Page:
Tag Archives: Google I/O

Hours before Google I/O kicks off, Larry Page addresses health complications via Google+

Google CEO, Larry Page, adressed his years of health complications today via a Google+ post, letting the world know that he was diagnosed with left vocal-cord paralysis.

Larry Page

 

This issue led to Larry skipping last year’s I/O and subsequent earnings calls. Larry revealed that he is trying to help eradicate this issue by developing a patient survey to gather information from others who suffer from the same problems.

Larry’s message in its entirety is below…

About 14 years ago, I got a bad cold, and my voice became hoarse. At the time I didn’t think much about it. But my voice never fully recovered. So I went to a doctor and was diagnosed with left vocal cord paralysis. This is a nerve problem that causes your left vocal cord to not move properly. Despite extensive examination, the doctors never identified a cause — though there was speculation of virus-based damage from my cold. It is quite common in cases like these that a definitive cause is not found.

While this condition never really affected me — other than having a slightly weaker voice than normal which some people think sounded a little funny — it naturally raised questions in my mind about my second vocal cord. But I was told that sequential paralysis of one vocal cord following another is extremely rare.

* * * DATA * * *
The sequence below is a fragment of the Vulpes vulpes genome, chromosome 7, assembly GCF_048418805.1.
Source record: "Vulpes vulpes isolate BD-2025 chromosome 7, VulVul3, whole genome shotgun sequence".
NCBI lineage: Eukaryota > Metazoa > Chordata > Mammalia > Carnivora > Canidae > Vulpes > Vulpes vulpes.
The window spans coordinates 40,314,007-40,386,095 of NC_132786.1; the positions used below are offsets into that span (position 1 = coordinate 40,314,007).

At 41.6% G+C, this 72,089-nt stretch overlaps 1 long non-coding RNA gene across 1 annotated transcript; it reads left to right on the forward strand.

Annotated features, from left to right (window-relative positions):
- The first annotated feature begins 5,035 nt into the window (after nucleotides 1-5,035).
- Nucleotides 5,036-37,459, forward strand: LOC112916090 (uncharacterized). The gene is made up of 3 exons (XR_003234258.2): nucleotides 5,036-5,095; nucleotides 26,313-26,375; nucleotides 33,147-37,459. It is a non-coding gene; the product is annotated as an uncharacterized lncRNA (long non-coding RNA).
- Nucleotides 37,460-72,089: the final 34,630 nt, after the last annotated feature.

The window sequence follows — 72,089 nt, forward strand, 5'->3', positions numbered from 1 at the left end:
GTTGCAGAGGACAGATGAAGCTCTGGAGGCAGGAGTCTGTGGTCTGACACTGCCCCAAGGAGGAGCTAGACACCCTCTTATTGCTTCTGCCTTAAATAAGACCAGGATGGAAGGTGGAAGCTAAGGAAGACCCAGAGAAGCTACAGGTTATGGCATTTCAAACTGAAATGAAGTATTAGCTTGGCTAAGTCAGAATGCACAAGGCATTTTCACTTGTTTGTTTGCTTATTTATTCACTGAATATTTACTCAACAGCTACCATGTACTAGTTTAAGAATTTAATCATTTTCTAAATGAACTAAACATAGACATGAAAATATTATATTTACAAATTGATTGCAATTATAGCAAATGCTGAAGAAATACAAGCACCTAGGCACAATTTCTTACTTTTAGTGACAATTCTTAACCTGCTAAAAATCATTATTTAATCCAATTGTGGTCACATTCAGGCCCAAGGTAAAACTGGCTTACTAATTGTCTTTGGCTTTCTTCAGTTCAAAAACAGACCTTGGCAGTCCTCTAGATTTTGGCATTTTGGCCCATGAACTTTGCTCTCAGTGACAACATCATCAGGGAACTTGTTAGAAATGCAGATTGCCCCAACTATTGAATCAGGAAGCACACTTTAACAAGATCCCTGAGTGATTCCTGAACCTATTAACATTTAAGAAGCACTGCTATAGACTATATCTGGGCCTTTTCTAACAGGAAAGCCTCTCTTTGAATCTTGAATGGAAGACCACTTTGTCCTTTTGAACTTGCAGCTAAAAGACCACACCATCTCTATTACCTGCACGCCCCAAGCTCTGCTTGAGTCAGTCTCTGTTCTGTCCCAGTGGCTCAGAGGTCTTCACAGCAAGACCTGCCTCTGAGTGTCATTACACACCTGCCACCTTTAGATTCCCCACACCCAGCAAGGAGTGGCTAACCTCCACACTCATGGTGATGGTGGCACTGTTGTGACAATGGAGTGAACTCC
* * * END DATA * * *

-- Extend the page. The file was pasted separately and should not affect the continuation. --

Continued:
Fast forward to last summer, when the same pattern repeated itself — a cold followed by a hoarse voice. Once again things didn’t fully improve, so I went in for a check-up and was told that my second vocal cord now had limited movement as well. Again, after a thorough examination, the doctors weren’t able to identify a cause.

Thankfully, after some initial recovery I’m fully able to do all I need to at home and at work, though my voice is softer than before. And giving long monologues is more tedious for me and probably the audience. But overall over the last year there has been some improvement with people telling me they think I sound better. Vocal cord nerve issues can also affect your breathing, so my ability to exercise at peak aerobic capacity is somewhat reduced. That said, my friends still think I have way more stamina than them when we go kitesurfing! And Sergey says I’m probably a better CEO because I choose my words more carefully. So surprisingly, overall I am feeling very lucky.

Interestingly, while the nerves for your vocal cords take quite different routes through your body, they both pass your thyroid. So in searching for a cause for both nerves that was an obvious place to look. I was diagnosed with Hashimoto’s thyroiditis in 2003. This is a fairly common benign inflammatory condition of the thyroid which causes me no problems. It is unclear if this is a factor in the vocal cord condition, or whether both conditions were triggered by a virus.